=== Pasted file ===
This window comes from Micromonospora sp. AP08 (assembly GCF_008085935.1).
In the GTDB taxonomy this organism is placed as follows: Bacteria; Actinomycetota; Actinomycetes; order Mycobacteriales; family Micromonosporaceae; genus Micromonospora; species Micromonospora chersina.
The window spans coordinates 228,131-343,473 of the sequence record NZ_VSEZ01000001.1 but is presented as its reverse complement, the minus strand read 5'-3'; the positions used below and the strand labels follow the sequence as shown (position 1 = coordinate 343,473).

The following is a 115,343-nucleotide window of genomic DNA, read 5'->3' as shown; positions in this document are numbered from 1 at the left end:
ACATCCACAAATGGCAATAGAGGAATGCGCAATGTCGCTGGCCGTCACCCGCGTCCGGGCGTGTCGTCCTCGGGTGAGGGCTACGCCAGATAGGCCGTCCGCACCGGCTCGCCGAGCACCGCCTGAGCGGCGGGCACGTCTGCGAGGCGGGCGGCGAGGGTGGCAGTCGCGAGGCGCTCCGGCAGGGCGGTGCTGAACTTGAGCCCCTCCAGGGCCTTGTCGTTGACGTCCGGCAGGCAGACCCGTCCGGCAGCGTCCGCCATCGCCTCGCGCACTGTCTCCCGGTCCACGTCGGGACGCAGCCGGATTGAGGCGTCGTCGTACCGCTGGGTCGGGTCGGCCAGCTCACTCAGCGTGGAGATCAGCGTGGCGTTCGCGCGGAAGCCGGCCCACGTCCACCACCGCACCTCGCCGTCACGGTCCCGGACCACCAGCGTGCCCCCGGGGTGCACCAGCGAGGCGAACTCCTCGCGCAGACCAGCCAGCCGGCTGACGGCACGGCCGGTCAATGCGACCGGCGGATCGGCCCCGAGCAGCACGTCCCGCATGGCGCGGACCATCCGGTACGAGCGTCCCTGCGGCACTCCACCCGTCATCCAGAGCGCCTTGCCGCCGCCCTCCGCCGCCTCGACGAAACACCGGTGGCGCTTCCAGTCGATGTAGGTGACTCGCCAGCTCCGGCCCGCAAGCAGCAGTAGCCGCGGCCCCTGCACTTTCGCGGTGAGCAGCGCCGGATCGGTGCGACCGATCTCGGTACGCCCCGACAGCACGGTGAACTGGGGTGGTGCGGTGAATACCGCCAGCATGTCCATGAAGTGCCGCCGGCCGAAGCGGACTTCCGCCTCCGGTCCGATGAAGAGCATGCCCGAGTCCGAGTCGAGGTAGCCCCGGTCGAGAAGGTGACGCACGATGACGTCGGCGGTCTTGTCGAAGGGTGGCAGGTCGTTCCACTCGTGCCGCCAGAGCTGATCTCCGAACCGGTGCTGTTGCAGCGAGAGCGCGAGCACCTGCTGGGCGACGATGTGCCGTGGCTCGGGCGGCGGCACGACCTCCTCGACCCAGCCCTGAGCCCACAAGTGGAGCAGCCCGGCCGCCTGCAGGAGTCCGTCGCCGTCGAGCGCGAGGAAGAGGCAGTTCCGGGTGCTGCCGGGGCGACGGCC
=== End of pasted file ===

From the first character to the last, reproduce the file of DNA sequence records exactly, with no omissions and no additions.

This window comes from Micromonospora sp. AP08 (assembly GCF_008085935.1).
In the GTDB taxonomy this organism is placed as follows: Bacteria; Actinomycetota; Actinomycetes; order Mycobacteriales; family Micromonosporaceae; genus Micromonospora; species Micromonospora chersina.
The window spans coordinates 228,131-343,473 of the sequence record NZ_VSEZ01000001.1 but is presented as its reverse complement, the minus strand read 5'-3'; the positions used below and the strand labels follow the sequence as shown (position 1 = coordinate 343,473).

The following is a 115,343-nucleotide window of genomic DNA, read 5'->3' as shown; positions in this document are numbered from 1 at the left end:
ACATCCACAAATGGCAATAGAGGAATGCGCAATGTCGCTGGCCGTCACCCGCGTCCGGGCGTGTCGTCCTCGGGTGAGGGCTACGCCAGATAGGCCGTCCGCACCGGCTCGCCGAGCACCGCCTGAGCGGCGGGCACGTCTGCGAGGCGGGCGGCGAGGGTGGCAGTCGCGAGGCGCTCCGGCAGGGCGGTGCTGAACTTGAGCCCCTCCAGGGCCTTGTCGTTGACGTCCGGCAGGCAGACCCGTCCGGCAGCGTCCGCCATCGCCTCGCGCACTGTCTCCCGGTCCACGTCGGGACGCAGCCGGATTGAGGCGTCGTCGTACCGCTGGGTCGGGTCGGCCAGCTCACTCAGCGTGGAGATCAGCGTGGCGTTCGCGCGGAAGCCGGCCCACGTCCACCACCGCACCTCGCCGTCACGGTCCCGGACCACCAGCGTGCCCCCGGGGTGCACCAGCGAGGCGAACTCCTCGCGCAGACCAGCCAGCCGGCTGACGGCACGGCCGGTCAATGCGACCGGCGGATCGGCCCCGAGCAGCACGTCCCGCATGGCGCGGACCATCCGGTACGAGCGTCCCTGCGGCACTCCACCCGTCATCCAGAGCGCCTTGCCGCCGCCCTCCGCCGCCTCGACGAAACACCGGTGGCGCTTCCAGTCGATGTAGGTGACTCGCCAGCTCCGGCCCGCAAGCAGCAGTAGCCGCGGCCCCTGCACTTTCGCGGTGAGCAGCGCCGGATCGGTGCGACCGATCTCGGTACGCCCCGACAGCACGGTGAACTGGGGTGGTGCGGTGAATACCGCCAGCATGTCCATGAAGTGCCGCCGGCCGAAGCGGACTTCCGCCTCCGGTCCGATGAAGAGCATGCCCGAGTCCGAGTCGAGGTAGCCCCGGTCGAGAAGGTGACGCACGATGACGTCGGCGGTCTTGTCGAAGGGTGGCAGGTCGTTCCACTCGTGCCGCCAGAGCTGATCTCCGAACCGGTGCTGTTGCAGCGAGAGCGCGAGCACCTGCTGGGCGACGATGTGCCGTGGCTCGGGCGGCGGCACGACCTCCTCGACCCAGCCCTGAGCCCACAAGTGGAGCAGCCCGGCCGCCTGCAGGAGTCCGTCGCCGTCGAGCGCGAGGAAGAGGCAGTTCCGGGTGCTGCCGGGGCGACGGCC